Secretary-General of the United Nations, Antonio Guterres said Thursday that conscious efforts have to be made to ensure that vaccines get to everyone.
Shortly after receiving his first dose of the COVID-19 vaccine in New York City, Guterres said the world must come together if progress is to be made.
“I was fortunate and grateful to get the first dose of my COVID-19 vaccine today.
“We must get to work to make sure the vaccine is available to everyone, everywhere. Our world can only get ahead of this virus one way — in solidarity. None of us are safe until all of us are safe.
“Solidarity is crucial in our global fight against the pandemic.”
Guterres thanked all the essential and frontline workers who have risked their own health to protect and support their communities.
The UN Secretary-General’s statement is coming a day after WHO Africa’s immunization coordinator Richard Mihigo said the WHO-backed Covax vaccine sharing facility and the AU’s African Vaccine Acquisition Task Team (AVATT) would jointly deliver enough doses to vaccinate between 30 to 35 percent of the continent’s population this year.
There are fears that Africa might be left behind in the global vaccine scramble, as wealthier nations have been accused of bulk-buying excess doses directly from manufacturers.
It is estimated Africa will need 1.5 billion vaccine doses to immunise 60 percent of its 1.3 billion inhabitants, the threshold for herd immunity against Covid-19.
Most African countries are relying on the World Health Organization (WHO) and the African Union (AU) to shoulder at least part of their inoculation campaigns — providing vaccines and helping to finance their rollout.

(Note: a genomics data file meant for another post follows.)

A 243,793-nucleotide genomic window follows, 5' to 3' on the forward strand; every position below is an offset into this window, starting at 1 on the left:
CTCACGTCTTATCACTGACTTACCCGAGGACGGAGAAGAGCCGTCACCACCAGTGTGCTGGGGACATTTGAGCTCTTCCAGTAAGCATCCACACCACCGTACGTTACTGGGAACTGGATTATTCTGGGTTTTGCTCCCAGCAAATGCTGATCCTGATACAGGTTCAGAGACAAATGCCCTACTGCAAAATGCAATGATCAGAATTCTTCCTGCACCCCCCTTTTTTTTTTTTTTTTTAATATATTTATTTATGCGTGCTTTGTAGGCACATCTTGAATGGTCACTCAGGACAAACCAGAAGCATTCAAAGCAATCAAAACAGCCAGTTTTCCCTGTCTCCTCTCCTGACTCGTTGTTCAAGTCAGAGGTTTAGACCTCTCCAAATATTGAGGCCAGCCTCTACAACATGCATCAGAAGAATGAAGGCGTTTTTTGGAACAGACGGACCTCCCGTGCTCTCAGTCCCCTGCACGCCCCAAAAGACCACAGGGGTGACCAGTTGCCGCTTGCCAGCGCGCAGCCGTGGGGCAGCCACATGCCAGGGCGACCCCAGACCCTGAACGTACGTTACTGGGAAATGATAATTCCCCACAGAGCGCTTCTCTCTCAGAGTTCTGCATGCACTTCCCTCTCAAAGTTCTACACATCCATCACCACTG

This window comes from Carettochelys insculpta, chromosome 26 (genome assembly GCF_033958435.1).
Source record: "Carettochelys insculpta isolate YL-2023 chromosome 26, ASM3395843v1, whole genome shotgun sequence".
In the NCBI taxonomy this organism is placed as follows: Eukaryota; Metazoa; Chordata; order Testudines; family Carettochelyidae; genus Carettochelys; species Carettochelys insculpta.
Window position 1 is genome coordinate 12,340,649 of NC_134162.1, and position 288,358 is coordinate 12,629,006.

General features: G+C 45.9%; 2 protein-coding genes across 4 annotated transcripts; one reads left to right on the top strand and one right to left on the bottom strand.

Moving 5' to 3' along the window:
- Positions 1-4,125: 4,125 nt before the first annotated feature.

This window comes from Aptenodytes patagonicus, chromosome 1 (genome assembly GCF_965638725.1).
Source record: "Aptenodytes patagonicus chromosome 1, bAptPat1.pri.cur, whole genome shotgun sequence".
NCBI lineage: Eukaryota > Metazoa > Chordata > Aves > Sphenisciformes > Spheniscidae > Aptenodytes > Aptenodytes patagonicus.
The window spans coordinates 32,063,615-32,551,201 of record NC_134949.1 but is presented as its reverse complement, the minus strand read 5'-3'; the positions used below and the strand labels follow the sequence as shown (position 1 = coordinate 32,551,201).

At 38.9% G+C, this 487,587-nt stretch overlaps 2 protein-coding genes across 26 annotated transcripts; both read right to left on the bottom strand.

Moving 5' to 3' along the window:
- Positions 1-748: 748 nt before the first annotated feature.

“Given the latest developments within the Covax facility, there is a very good prospect that the objective to supply 600 million doses by the end of 2021 will definitely be reached,” Mihigo told a virtual press briefing.
The Covax vaccines will cover at least 20 percent of the population, with the rest “complemented” by AVATT, Mihigo stated.
While the AU has so far secured 270 million doses through AVATT, Mihigo warned “some of those may not become available soon” and that the initiative could “realistically” only expect to reach between 10 and 15 percent of the continent in 2021.
The bulk of Covax and AVATT provisions will be shots of Oxford/AstraZeneca’s vaccine, followed by a few million Pfizer-BioNTech jabs.
Mihigo said the WHO was exploring “additional candidates”, with particularly high hopes for Johnson & Johnson’s one-shot vaccine.
So far only a small handful of African countries have started vaccinating their populations, including Guinea, Mauritius, and Seychelles.
Morocco is expected to begin administering the shots this week, while South Africa announced on Wednesday that the first batch of 1.5 million AstraZeneca vaccines would arrive on February 1.
Mihigo said the first Covax doses were likely to reach the continent by mid-February, and that “by March we will definitely see most of the countries start vaccinating”.
“It is a slow start but we are expecting that in the coming months things are going to ramp up.”
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